House Judiciary Committee Examination Into System of Regulatory Protections Is Ill Conceived

October 25, 2011

Contact: Rich Robinson (202) 588-7773 or
Brian Gumm (202) 683-4812 or

Note: Today, the House Judiciary Committee will be conducting a hearing on H.R. 3010, the “Regulatory Accountability Act (RAA) of 2011” and is expected to vote on H.R. 10, the “Regulations from the Executive in Need of Scrutiny (REINS) Act of 2011.” Both bills are an attempt to grind the rulemaking process to a halt, thereby placing corporate interests ahead of public safety.

Member organizations of the Coalition for Sensible Safeguards offer statements on this latest attack on public protections:

“Under either bill, the work of agency scientists would lose its power to push back against special interests who are more concerned about their bottom lines than our health and safety. Furthermore, when these special interests challenge rules in court, we will see judges with little or no scientific training forced to assess the value of one piece of research over another.”

Frances Grifo, senior scientist and director, Scientific Integrity Program
Union of Concerned Scientists

“These bills are designed to throw sand in the gears of federal rulemaking, paralyzing the implementation of already existing laws passed to protect the lives, lungs and financial security of everyday Americans. This is a backdoor way of sabotaging existing protections that are too popular with the public to directly overturn.”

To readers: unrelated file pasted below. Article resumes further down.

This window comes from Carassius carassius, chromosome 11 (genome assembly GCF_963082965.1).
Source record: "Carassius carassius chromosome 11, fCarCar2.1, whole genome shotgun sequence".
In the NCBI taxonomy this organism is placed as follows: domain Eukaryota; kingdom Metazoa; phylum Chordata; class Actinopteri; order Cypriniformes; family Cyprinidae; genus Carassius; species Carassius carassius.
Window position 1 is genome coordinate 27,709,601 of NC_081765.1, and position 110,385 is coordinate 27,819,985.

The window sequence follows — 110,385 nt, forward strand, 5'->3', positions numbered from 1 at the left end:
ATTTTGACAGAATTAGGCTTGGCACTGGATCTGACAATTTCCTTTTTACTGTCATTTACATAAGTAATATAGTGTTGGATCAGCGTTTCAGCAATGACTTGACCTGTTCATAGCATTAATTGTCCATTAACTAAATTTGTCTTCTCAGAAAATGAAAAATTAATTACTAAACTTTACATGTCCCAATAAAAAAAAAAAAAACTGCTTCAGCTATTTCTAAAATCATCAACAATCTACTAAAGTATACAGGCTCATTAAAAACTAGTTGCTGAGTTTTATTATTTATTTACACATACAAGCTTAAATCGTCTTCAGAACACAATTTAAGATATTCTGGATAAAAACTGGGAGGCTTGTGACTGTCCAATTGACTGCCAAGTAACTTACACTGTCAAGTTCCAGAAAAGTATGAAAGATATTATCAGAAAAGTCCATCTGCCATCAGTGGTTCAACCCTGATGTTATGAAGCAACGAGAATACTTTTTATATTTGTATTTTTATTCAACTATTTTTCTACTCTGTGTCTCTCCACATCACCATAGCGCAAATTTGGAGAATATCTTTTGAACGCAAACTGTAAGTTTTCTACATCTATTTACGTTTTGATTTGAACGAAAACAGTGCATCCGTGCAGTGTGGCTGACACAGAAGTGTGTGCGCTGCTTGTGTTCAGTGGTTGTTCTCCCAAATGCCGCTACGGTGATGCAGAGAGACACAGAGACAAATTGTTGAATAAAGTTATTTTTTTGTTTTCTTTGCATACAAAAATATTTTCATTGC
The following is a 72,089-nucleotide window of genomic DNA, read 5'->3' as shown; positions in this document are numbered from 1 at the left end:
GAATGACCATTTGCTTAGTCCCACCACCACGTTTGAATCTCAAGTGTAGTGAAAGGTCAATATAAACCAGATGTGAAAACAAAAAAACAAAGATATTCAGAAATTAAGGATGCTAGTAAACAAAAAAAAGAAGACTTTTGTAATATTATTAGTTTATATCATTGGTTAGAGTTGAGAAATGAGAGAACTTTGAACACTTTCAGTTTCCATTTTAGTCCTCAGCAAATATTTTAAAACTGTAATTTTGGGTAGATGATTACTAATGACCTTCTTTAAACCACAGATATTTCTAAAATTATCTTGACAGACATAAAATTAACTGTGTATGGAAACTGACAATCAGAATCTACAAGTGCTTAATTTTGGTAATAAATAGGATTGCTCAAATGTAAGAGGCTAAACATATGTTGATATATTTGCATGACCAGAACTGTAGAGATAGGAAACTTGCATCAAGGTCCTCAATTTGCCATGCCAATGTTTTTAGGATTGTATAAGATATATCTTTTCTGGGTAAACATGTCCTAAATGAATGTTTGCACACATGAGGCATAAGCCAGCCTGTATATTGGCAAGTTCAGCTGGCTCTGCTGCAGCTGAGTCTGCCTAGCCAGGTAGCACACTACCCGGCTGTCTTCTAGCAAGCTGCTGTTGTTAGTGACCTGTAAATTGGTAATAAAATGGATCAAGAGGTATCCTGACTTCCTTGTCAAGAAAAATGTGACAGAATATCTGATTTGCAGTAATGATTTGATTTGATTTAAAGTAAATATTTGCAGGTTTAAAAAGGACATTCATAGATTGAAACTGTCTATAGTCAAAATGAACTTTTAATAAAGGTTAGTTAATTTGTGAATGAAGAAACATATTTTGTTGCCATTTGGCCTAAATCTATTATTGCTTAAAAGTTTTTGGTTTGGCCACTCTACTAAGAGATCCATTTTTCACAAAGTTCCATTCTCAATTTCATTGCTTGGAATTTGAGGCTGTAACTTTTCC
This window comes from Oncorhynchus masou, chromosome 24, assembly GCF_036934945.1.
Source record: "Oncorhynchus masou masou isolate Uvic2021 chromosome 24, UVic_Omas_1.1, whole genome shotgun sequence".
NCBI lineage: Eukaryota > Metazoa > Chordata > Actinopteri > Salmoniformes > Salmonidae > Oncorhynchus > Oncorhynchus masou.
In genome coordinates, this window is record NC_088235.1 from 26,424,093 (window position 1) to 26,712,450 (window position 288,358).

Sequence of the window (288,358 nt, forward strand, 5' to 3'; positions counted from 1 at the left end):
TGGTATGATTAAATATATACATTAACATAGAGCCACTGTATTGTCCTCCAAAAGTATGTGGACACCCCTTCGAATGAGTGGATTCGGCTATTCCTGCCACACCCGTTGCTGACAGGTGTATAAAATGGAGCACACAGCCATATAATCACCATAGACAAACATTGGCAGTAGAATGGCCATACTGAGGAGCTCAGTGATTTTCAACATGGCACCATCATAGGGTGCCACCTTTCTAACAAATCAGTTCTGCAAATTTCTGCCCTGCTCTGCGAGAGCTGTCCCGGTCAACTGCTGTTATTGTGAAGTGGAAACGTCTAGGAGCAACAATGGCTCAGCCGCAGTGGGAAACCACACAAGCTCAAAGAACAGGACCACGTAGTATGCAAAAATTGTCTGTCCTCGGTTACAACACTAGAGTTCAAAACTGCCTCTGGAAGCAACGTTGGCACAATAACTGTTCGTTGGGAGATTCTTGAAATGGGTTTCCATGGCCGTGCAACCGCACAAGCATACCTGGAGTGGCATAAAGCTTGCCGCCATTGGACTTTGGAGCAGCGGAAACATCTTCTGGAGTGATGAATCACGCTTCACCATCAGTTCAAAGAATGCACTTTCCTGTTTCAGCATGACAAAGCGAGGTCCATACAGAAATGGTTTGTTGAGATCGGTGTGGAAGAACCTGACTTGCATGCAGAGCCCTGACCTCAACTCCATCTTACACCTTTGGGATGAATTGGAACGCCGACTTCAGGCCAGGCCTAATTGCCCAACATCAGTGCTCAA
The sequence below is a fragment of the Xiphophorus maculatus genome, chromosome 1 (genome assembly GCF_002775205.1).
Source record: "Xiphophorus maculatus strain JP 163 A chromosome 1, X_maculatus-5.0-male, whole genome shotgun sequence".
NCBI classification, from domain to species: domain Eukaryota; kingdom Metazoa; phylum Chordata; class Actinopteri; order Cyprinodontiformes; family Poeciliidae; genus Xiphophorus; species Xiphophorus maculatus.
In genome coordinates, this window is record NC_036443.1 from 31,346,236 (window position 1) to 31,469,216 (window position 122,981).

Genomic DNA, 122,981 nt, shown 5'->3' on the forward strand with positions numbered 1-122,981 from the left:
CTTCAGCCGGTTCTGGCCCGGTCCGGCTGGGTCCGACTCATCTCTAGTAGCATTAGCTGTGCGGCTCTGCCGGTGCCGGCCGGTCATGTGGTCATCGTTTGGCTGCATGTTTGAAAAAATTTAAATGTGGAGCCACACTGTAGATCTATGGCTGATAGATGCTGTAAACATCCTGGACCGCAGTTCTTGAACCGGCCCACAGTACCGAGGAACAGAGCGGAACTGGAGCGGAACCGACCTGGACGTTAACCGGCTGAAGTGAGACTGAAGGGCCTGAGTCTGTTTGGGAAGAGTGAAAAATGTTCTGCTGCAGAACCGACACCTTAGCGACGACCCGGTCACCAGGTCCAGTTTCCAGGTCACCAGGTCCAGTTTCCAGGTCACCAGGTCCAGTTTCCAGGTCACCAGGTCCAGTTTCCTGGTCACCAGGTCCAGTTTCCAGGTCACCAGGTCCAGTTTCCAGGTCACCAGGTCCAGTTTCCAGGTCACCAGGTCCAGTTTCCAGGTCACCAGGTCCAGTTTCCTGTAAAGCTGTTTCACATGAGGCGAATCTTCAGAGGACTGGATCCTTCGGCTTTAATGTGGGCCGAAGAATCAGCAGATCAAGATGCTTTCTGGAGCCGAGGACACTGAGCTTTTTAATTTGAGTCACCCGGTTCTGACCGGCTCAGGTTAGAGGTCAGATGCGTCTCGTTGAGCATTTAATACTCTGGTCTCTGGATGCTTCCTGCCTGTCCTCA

Katherine McFate, president and CEO
OMB Watch

“The RAA is one of the more nefarious attempts to destroy the protections people expect from their government by using positive-sounding terms that courts have determined make laws unenforceable. Members can’t support health and safety laws and then work to make sure those laws are never implemented. The REINS Act is the epitome of partisan political overreach that would grind our government to a halt.”

Scott Slesinger, legislative director
Natural Resources Defense Council

“The House of Representatives is continuing to march forward with its radical agenda to weaken protections for workers and the public.  Both the Regulatory Accountability Act and the REINS Act would make it virtually impossible for the government to take action to protect the public from harm and corporate abuses. Republicans are trying to cloak this attack as a jobs initiative, claiming that regulations are hampering investment and killing jobs. But these bills have nothing to do with jobs. They are simply a brazen ideological effort by Republicans and their corporate allies to limit the role of government and rollback 40 years of progress.”

Peg Seminario, safety and health director